Which isn’t to say that he’d like to consider me part of his legacy. Far from it. It’s been years since I had cello lessons, and in retrospect I wish I’d studied with Eugene a lot longer. Cello’s very hard for me to pick up after an extended absence. With piano, after an hour or two of practice I feel comfortably competent; cello is battling uphill all the way just to chase that elusive quality of tone when playing a single note. I still have problems even with just the basics: for example, I’m not confident about how I hold the bow, because nowadays after half an hour, my bow hand is cramped and aching. My left hand at least still has permanent calluses, but because I have fat finger pads and a tin ear, at least where the cello is concerned, my intonation is shockingly bad. I’ve never learned the theory of bowing and thus have to rely on markings such as Pierre Fournier’s edition of the Bach suites, which Eugene would be upset at: open strings everywhere, and harmonics for convenience. (I still have some lingering suspicions about Eugene’s bowings though; they’re remarkably similar to Fournier’s..)
The June workshop is two days. I was planning to play cello the first day, and piano the second day with my trio group (we’re still playing together regularly!). Alas I screwed up my schedule and the Ratatouille wrap party’s the first day, so no cello and.. no compelling reason to force me to practice. I should try to keep at it though. My trio is preparing the second movement of the Schubert E flat piano trio; tonight I tried the cello part for the first time and sight read it well enough. So there’s some sort of core competency there, even if I can’t figure out when the E flats are really closer to Es.
October 23rd, 2006 § § permalink
I keep getting asked about the Punk Rock Orchestra. Short answer: there isn’t a functional PRO at this time, or if there is one, I’m not a member of it. Soon after I joined, there was a management crisis and several last minute rehearsal cancellations, leading to disgruntled musicians. Our last practice was in May, with a new conductor. Attendance was bad: I was the only cellist who bothered showed up. A month later, an e-mail went out that we lost our practice space, and since then I haven’t heard any updates. It’s a pity: I was looking forward to scrubbing out the bass line for “Schwartzenegger Über Alles” (arrangement of a Dead Kennedys song), perhaps for a performance timed for the fall gubernatorial election. And now I have a tube of purple hair gel that I don’t know what to do with.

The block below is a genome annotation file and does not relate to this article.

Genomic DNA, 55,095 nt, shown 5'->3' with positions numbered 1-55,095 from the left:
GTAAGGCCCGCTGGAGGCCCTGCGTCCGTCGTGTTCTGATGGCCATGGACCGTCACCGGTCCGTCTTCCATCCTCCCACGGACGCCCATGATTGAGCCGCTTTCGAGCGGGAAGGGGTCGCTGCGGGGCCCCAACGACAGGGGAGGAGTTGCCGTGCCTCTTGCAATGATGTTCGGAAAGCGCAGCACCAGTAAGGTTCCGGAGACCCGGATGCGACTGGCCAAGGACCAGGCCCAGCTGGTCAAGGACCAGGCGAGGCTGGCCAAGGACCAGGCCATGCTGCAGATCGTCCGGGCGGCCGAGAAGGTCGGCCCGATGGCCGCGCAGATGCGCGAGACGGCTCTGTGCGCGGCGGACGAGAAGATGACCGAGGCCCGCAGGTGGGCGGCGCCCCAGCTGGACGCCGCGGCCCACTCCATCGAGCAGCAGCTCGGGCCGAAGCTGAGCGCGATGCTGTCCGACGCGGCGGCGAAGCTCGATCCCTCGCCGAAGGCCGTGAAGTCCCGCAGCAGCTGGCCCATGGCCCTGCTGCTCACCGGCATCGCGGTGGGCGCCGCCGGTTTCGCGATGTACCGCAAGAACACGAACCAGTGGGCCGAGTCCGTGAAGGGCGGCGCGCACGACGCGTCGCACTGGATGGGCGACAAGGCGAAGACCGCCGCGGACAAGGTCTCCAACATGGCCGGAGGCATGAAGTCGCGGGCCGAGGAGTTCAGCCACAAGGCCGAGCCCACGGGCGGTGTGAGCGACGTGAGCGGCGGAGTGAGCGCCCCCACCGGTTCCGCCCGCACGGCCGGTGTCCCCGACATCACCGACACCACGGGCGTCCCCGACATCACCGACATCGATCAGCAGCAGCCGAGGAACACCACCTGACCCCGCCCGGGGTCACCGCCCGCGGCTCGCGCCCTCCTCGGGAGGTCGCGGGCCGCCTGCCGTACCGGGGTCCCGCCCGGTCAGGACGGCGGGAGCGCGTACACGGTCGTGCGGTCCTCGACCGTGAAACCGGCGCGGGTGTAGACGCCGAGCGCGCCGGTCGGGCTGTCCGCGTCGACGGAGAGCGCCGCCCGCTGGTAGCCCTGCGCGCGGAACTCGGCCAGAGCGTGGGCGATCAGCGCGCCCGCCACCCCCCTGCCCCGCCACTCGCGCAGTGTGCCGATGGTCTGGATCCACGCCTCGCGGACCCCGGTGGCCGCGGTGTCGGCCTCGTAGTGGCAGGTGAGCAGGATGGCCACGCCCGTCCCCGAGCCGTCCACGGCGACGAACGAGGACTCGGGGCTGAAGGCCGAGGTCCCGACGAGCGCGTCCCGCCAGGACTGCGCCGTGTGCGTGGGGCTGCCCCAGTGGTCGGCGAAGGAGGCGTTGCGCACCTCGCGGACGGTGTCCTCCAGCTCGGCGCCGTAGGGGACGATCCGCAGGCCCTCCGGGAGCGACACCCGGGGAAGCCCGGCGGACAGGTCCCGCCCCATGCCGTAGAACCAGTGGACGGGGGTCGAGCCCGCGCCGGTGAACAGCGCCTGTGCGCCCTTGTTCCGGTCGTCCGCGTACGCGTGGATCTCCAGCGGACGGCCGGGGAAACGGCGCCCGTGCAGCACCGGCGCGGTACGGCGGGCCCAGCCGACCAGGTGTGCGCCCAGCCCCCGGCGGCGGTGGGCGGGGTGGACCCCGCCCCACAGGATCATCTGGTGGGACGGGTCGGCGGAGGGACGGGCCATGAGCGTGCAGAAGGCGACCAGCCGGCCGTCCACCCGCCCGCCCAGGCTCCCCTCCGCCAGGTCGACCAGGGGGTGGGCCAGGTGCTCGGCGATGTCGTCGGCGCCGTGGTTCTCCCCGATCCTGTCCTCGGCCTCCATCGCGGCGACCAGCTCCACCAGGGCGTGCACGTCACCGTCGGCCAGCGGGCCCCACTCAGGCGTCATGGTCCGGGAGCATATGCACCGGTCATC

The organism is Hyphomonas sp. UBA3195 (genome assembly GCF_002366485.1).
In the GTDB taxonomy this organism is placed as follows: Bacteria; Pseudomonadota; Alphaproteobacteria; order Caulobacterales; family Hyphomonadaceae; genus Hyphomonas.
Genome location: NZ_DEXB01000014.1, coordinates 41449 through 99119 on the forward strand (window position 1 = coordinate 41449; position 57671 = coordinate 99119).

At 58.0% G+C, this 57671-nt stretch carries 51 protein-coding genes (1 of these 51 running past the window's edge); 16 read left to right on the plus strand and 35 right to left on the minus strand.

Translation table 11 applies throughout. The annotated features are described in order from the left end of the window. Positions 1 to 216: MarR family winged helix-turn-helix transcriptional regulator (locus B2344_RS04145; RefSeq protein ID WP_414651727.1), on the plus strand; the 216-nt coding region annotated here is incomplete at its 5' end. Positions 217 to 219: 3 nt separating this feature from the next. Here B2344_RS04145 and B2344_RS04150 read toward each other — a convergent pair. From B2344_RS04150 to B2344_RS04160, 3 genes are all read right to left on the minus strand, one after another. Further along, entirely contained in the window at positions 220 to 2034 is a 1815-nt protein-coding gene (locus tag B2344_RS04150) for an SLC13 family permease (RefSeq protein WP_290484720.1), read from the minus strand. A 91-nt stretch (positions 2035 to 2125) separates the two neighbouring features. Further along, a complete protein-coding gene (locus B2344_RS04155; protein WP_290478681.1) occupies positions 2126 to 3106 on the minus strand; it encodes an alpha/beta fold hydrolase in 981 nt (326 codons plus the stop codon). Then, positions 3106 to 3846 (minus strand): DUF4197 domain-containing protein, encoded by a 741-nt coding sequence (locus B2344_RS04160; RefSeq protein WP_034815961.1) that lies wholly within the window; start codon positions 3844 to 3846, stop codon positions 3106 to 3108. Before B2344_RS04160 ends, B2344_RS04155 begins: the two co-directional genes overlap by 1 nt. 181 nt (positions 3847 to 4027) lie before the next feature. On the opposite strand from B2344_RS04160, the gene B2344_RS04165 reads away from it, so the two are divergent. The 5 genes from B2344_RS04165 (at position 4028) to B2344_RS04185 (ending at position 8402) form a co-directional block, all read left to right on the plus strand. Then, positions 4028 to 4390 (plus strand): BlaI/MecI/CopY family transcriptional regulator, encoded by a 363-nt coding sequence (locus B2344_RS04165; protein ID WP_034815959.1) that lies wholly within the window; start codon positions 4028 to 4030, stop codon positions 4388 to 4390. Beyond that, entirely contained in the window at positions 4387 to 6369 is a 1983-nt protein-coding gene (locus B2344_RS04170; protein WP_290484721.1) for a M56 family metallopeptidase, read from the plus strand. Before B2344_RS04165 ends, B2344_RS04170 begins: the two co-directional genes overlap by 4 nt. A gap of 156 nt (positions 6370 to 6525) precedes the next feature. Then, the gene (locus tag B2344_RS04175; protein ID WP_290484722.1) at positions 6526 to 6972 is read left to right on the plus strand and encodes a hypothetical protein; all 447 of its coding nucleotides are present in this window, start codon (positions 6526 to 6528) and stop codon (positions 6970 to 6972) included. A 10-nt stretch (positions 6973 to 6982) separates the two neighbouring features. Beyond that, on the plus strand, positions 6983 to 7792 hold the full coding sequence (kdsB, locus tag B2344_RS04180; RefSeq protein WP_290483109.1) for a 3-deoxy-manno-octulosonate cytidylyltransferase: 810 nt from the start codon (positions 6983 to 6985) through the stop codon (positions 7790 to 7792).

In the mean time, I substituted another, less punkish musical endeavour: I signed up for a workshop put together by the Chamber Musicians of Northern California, held yesterday at UC Hayward. The last one I attended was in February, 2001, so it’s been a while. This time I was in for piano for one of the two workshop days. When they told me I was going to be in a trio and asked about music choices, I immediately went for the first Brahms piano trio in B major, Opus 8. This was just before I left for Vancouver for Canadian Thanksgiving, so I got back late the Tuesday evening after, I had twelve days left to learn it.
I picked the Brahms mainly because I happened to have the music, and because I’ve tinkered with the first page and liked what I heard. Otherwise, I didn’t know then what I was getting into. I grew up not liking Brahms, but the last piano concerto I did was his first one in D minor, and I had great success with it. (Too bad I never got to play it with orchestra – financial cutback victim – that’s another story.) After having lived with it for two weeks, I’m happy I learned the piece. It’s a fairly difficult piano part, but proved to be tractable in the two weeks. As a piece of music it’s a very interesting mix of early Schumann-esque Brahms and late period Brahms. Even though it’s Opus 8, the commonly performed version is the one he revised much later in life at the insistence of Clara Schumann. The original version still survives and it’s interesting to compare the two, to see where the youthful overexuberance was trimmed away, leaving behind a mature and better work.
The workshop was yesterday, and I was partnered with a good violinist and an even better cellist, who did a great job of sight reading the difficult cello part. I was fortunate: like most things in life, chamber music is best when it’s a partnership of equals. CMNC workshops have a system of self ranking, meant to ensure that you play with people of equal calibre. The first workshop I went to, I self ranked as “advanced”, and ended up unhappy at playing the Schumann piano quintet with musicians who were struggling through the string parts. So this time around, I signed up as “professional”. I apologise for this insult to friends who actually make a living at piano playing, but the general CMNC rule seems to be inflated self rankings.
Still it’s obviously been a while since I played chamber music: the coaches pointed out the problems I was having with ensemble balance. I was told to leave the lid at full stick, so I’d like to blame that, but the fact remains that the Brahms trio is densely written in the piano part and easily overpowers the lower violin registers. Something to work on for the next workshop – maybe I’ll go for the “Dumky” Dvorak trio and go through another two weeks of forearm pain all over again.